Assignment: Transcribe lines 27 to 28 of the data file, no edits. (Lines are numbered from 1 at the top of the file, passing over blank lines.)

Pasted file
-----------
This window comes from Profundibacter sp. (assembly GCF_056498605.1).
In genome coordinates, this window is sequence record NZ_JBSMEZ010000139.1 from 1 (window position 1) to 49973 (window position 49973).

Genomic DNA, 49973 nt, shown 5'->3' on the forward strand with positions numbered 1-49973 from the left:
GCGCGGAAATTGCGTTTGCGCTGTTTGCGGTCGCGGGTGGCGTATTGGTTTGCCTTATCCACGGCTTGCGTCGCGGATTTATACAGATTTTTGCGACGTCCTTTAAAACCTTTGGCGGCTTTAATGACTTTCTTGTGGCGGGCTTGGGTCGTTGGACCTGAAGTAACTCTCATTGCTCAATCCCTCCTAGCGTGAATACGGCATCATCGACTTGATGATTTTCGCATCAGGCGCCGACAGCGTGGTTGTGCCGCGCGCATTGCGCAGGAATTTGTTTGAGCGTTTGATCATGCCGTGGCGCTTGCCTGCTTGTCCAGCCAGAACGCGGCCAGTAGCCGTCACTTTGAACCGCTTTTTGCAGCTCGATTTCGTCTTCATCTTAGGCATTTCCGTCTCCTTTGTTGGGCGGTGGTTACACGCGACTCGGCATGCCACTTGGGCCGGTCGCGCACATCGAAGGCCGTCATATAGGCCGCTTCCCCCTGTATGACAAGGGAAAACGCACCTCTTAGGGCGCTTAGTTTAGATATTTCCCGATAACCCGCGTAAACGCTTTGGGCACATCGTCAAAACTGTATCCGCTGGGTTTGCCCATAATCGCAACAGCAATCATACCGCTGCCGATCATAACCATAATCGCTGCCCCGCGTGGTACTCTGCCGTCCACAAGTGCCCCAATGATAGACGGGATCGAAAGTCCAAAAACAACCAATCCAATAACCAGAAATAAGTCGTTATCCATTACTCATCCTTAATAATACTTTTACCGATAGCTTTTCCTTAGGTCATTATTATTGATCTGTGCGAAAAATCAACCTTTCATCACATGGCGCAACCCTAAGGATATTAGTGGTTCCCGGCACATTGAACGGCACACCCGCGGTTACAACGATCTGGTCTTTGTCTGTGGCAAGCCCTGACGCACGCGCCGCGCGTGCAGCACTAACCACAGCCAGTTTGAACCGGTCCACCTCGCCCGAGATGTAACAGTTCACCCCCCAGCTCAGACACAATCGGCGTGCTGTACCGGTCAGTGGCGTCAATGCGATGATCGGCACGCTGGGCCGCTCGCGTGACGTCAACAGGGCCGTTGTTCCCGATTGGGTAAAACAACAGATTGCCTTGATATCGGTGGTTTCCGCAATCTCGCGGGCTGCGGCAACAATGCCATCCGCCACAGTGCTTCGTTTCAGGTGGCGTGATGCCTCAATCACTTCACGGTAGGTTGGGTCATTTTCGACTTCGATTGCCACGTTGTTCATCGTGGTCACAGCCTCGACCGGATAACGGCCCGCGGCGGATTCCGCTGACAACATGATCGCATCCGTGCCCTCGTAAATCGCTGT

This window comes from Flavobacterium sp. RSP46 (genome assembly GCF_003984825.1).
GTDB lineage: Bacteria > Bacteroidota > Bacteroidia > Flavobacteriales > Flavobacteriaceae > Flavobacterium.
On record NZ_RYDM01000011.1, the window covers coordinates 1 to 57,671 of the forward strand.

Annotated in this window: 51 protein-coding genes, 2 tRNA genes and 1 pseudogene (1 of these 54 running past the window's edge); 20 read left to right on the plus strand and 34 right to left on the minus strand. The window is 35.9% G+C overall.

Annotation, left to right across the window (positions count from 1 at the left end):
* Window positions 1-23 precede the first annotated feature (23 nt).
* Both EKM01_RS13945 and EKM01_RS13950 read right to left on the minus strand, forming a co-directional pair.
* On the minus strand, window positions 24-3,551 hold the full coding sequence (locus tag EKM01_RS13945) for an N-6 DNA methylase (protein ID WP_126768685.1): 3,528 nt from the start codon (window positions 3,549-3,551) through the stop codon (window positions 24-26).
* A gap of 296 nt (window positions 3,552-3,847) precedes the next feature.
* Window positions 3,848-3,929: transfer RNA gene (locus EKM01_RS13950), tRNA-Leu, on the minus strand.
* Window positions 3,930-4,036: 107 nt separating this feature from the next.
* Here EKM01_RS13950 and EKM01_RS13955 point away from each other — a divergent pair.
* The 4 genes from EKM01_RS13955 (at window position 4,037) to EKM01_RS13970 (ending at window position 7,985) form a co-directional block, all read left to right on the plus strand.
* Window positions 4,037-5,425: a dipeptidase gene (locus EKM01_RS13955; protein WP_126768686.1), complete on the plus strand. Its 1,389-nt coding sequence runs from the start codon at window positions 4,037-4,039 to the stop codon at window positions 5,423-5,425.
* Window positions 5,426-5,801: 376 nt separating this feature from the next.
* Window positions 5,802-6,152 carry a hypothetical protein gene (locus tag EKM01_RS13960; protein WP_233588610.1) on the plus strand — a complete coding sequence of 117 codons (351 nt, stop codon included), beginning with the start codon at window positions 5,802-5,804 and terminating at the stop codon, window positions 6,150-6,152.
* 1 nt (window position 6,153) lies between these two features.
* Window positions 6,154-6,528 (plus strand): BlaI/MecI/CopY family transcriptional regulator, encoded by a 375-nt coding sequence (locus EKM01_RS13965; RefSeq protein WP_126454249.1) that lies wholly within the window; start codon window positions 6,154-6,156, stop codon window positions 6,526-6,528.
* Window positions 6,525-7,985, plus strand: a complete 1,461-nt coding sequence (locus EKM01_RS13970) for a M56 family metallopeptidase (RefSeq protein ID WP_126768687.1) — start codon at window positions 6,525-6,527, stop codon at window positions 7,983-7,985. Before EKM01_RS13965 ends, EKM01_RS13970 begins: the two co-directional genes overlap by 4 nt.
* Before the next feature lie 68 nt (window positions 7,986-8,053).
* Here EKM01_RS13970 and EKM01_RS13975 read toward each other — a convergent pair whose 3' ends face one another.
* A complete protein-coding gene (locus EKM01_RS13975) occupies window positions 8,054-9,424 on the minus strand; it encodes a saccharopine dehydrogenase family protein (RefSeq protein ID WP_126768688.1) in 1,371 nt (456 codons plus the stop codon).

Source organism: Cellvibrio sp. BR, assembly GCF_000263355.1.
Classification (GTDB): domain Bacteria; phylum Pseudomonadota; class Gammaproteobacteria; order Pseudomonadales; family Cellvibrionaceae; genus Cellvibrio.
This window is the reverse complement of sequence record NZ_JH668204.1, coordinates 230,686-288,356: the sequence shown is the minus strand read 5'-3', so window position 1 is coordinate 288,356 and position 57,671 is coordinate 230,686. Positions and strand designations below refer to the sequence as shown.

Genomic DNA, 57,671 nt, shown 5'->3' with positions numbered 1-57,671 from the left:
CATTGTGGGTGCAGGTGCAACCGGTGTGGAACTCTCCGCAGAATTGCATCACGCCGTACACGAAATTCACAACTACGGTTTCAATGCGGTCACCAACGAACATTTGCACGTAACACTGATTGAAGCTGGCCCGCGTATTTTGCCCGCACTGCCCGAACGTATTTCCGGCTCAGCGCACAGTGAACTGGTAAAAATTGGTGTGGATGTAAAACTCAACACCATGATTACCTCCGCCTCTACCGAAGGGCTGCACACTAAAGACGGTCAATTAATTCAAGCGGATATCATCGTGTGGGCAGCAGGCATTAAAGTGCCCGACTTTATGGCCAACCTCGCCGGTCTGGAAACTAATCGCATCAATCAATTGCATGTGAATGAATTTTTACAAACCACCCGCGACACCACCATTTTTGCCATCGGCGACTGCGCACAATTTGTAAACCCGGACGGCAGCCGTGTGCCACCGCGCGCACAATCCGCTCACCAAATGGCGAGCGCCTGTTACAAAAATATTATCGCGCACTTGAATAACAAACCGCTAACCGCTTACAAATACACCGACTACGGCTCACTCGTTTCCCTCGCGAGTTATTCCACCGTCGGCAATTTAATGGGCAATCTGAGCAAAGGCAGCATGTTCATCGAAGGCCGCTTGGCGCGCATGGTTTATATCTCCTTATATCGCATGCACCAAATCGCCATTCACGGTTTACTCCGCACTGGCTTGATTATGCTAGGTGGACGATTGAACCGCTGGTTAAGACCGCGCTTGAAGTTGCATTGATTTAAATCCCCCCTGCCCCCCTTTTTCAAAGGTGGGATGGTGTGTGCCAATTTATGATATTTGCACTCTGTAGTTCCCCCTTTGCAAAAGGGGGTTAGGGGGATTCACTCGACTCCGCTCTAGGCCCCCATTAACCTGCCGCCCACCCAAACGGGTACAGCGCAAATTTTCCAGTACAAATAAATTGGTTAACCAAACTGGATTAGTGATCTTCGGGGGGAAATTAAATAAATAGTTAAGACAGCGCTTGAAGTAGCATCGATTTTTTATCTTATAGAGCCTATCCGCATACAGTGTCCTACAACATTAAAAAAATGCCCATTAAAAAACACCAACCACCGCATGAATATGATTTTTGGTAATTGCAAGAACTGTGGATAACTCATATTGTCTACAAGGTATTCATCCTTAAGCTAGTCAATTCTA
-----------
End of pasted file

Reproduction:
Source organism: Cellvibrio sp. BR, assembly GCF_000263355.1.
Classification (GTDB): domain Bacteria; phylum Pseudomonadota; class Gammaproteobacteria; order Pseudomonadales; family Cellvibrionaceae; genus Cellvibrio.